Step-by-Step Analytical Methods Validation and Protocol in the Quality System Compliance Industry Step-by-Step Analytical Methods Validation and Protocol in the Quality System Compliance Industry BY GHULAM A. SHABIR Introduction Methods Validation: Establishing documented evidence that provides a high

More information

Pesticide Analysis by Mass Spectrometry

Pesticide Analysis by Mass Spectrometry Pesticide Analysis by Mass Spectrometry Purpose: The purpose of this assignment is to introduce concepts of mass spectrometry (MS) as they pertain to the qualitative and quantitative analysis of organochlorine

More information

USP Signal-to-Noise in Empower 2

USP Signal-to-Noise in Empower 2 TECN10123052 Rev. 00 Page 1 of 7 This Technical Note explains Waters interpretation of the new USP signal-to-noise (S/N) calculation and presents a choice of implementations using custom field calculations.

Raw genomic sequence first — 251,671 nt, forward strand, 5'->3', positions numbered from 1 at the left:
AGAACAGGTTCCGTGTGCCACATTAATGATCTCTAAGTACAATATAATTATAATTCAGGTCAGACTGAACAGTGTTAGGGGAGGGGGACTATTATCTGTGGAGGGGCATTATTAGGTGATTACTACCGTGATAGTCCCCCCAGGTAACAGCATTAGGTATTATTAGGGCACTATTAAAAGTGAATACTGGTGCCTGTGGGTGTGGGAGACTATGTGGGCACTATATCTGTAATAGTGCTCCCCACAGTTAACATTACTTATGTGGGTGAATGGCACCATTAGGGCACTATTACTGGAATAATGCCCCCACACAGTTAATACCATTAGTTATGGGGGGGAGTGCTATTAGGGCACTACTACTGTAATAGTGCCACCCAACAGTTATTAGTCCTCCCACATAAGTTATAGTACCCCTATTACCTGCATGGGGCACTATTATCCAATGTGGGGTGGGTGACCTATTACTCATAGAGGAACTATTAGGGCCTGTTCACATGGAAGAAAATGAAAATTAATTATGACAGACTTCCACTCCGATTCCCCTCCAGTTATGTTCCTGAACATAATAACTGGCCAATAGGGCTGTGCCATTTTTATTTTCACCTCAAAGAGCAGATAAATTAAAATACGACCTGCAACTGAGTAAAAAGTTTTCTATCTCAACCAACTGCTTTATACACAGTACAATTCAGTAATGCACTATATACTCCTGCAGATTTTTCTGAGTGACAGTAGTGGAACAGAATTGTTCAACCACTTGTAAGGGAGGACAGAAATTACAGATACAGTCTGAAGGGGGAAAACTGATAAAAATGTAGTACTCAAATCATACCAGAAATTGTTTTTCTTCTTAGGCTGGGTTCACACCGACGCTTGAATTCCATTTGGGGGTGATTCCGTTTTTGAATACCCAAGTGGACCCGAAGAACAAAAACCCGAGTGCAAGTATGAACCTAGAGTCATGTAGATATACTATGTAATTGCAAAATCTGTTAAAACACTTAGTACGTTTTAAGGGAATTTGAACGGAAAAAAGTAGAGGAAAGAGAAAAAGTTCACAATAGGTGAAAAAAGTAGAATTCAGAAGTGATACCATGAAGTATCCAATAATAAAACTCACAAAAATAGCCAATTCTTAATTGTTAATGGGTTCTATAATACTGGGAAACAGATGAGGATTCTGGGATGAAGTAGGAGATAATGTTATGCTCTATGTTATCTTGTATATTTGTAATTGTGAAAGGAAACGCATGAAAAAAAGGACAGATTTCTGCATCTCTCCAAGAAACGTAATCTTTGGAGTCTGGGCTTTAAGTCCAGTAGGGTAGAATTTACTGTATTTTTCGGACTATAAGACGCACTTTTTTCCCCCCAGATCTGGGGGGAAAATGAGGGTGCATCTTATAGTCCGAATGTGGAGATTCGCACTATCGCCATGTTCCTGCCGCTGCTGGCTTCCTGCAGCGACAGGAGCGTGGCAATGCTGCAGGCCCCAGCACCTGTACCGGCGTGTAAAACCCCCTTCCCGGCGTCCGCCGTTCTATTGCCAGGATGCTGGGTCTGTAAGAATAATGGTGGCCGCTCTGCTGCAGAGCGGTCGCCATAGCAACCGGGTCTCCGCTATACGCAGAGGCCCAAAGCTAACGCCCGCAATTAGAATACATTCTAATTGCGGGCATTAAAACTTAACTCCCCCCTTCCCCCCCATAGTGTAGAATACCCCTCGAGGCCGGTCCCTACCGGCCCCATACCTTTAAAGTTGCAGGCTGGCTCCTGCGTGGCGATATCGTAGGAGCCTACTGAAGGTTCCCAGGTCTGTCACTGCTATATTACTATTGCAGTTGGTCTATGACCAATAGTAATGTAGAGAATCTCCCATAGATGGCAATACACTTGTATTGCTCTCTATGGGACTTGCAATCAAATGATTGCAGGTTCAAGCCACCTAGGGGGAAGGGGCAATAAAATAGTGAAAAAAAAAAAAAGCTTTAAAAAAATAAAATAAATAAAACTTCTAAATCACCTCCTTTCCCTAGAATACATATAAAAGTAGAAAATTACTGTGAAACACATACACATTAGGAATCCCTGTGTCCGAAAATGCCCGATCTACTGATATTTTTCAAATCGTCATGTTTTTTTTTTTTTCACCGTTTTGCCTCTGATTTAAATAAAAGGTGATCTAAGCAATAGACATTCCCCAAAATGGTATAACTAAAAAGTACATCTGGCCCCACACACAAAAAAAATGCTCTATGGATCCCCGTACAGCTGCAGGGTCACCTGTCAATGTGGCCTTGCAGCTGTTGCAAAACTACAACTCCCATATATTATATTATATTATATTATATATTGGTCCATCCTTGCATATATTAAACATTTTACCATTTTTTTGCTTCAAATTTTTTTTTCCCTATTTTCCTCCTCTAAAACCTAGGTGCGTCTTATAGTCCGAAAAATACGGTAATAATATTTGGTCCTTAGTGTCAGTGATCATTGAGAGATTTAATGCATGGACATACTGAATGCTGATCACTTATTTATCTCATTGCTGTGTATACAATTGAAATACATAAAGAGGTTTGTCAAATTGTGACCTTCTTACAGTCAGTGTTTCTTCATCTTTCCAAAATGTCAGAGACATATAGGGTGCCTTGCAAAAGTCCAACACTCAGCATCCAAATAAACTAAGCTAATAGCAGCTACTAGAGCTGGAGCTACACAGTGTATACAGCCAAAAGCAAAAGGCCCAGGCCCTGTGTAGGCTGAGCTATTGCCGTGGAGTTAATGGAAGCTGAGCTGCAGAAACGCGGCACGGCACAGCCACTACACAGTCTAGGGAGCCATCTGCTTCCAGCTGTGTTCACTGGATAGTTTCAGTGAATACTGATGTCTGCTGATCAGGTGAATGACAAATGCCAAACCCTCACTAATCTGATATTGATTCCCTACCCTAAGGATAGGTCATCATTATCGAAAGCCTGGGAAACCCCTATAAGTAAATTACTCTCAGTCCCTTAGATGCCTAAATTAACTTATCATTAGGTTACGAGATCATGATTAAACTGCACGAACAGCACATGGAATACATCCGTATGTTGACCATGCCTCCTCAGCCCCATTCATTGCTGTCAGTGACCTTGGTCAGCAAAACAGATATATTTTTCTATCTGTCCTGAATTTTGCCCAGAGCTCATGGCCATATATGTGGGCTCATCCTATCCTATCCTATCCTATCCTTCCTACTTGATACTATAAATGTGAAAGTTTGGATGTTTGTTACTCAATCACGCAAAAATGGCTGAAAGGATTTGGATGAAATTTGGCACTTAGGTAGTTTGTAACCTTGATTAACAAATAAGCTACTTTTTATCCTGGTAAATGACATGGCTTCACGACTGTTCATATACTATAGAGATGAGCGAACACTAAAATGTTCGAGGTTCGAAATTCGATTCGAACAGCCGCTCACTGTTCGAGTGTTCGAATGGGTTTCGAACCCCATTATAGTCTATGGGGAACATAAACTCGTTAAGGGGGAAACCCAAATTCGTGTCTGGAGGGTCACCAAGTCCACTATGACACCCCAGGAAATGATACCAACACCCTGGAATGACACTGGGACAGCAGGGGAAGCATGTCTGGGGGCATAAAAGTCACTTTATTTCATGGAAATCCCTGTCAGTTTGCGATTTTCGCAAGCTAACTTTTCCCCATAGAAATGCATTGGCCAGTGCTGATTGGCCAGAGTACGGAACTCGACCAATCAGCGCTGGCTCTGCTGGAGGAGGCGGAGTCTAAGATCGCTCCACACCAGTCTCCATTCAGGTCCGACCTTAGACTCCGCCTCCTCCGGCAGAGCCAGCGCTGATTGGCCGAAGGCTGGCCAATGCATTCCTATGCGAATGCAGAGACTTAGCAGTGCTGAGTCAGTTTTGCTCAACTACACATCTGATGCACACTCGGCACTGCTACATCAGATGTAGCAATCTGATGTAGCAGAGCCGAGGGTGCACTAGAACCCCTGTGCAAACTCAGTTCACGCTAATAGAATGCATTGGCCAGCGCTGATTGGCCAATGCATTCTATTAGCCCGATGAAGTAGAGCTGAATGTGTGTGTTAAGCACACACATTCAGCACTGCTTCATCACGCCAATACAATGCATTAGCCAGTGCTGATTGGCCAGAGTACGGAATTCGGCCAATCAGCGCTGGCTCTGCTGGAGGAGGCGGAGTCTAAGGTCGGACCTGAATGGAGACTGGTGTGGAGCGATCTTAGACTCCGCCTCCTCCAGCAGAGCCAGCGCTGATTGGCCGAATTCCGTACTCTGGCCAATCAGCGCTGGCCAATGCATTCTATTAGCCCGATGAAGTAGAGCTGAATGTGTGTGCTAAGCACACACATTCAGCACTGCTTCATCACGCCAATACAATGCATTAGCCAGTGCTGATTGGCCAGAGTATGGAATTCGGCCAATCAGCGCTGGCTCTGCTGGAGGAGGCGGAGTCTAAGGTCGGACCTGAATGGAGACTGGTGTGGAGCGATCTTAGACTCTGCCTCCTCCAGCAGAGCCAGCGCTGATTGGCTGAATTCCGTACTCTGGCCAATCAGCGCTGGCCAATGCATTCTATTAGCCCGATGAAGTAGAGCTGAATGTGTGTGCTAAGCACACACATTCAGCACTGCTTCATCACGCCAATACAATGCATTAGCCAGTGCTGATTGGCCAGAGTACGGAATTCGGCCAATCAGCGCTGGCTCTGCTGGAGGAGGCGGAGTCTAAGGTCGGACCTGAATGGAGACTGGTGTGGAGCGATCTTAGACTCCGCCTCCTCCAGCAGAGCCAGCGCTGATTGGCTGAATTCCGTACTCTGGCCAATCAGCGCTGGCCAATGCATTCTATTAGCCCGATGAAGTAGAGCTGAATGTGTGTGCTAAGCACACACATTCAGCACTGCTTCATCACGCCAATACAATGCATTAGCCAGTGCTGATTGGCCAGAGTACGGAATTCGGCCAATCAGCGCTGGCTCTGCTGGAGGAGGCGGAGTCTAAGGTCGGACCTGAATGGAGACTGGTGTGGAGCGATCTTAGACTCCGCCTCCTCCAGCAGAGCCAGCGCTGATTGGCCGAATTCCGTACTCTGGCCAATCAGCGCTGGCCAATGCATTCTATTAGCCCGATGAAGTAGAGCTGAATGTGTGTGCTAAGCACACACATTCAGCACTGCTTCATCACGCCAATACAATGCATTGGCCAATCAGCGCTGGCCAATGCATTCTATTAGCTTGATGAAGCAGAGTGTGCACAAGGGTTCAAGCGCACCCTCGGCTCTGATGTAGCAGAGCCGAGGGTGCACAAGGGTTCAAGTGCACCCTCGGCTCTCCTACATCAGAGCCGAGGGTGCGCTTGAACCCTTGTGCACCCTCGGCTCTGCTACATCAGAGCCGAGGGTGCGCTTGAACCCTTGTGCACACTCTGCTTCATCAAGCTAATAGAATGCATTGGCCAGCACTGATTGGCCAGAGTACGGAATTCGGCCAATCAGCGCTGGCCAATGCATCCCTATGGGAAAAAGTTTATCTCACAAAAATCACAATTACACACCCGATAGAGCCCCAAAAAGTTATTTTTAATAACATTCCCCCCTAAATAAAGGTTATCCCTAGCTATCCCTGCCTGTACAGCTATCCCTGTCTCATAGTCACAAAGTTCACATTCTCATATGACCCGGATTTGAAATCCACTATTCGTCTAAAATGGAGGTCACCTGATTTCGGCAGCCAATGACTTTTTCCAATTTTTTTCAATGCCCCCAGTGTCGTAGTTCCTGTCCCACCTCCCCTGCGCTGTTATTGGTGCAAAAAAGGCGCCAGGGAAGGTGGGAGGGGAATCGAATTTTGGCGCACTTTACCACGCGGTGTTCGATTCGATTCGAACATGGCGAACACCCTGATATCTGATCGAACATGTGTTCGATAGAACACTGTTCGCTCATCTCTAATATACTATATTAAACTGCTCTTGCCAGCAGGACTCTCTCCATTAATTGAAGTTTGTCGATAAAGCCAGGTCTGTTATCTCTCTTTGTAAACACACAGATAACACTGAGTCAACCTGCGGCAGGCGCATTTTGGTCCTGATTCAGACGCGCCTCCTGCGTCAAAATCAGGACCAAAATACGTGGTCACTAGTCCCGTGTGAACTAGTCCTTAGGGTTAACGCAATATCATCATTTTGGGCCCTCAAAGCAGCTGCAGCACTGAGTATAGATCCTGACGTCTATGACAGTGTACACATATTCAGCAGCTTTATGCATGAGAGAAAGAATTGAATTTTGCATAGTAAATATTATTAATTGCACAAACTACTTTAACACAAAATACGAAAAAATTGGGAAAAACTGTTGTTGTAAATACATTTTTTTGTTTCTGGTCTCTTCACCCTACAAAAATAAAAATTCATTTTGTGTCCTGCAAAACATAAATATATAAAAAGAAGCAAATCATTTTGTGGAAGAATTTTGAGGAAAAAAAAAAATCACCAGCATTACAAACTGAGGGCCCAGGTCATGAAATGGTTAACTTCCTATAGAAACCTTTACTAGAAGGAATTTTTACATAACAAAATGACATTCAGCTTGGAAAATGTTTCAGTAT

More information

VALIDATION OF ANALYTICAL PROCEDURES: TEXT AND METHODOLOGY Q2(R1)

VALIDATION OF ANALYTICAL PROCEDURES: TEXT AND METHODOLOGY Q2(R1) INTERNATIONAL CONFERENCE ON HARMONISATION OF TECHNICAL REQUIREMENTS FOR REGISTRATION OF PHARMACEUTICALS FOR HUMAN USE ICH HARMONISED TRIPARTITE GUIDELINE VALIDATION OF ANALYTICAL PROCEDURES: TEXT AND METHODOLOGY

More information

Evaluating System Suitability CE, GC, LC and A/D ChemStation Revisions: A.03.0x- A.08.0x

Evaluating System Suitability CE, GC, LC and A/D ChemStation Revisions: A.03.0x- A.08.0x CE, GC, LC and A/D ChemStation Revisions: A.03.0x- A.08.0x This document is believed to be accurate and up-to-date. However, Agilent Technologies, Inc. cannot assume responsibility for the use of this

More information

New Dynamic MRM Mode Improves Data Quality and Triple Quad Quantification in Complex Analyses

New Dynamic MRM Mode Improves Data Quality and Triple Quad Quantification in Complex Analyses New Dynamic MRM Mode Improves Data Quality and Triple Quad Quantification in Complex Analyses Technical Overview Authors Abstract Peter Stone, Thomas Glauner, Frank Kuhlmann, Tim Schlabach and Ken Miller

More information

ICH Topic Q 2 (R1) Validation of Analytical Procedures: Text and Methodology. Step 5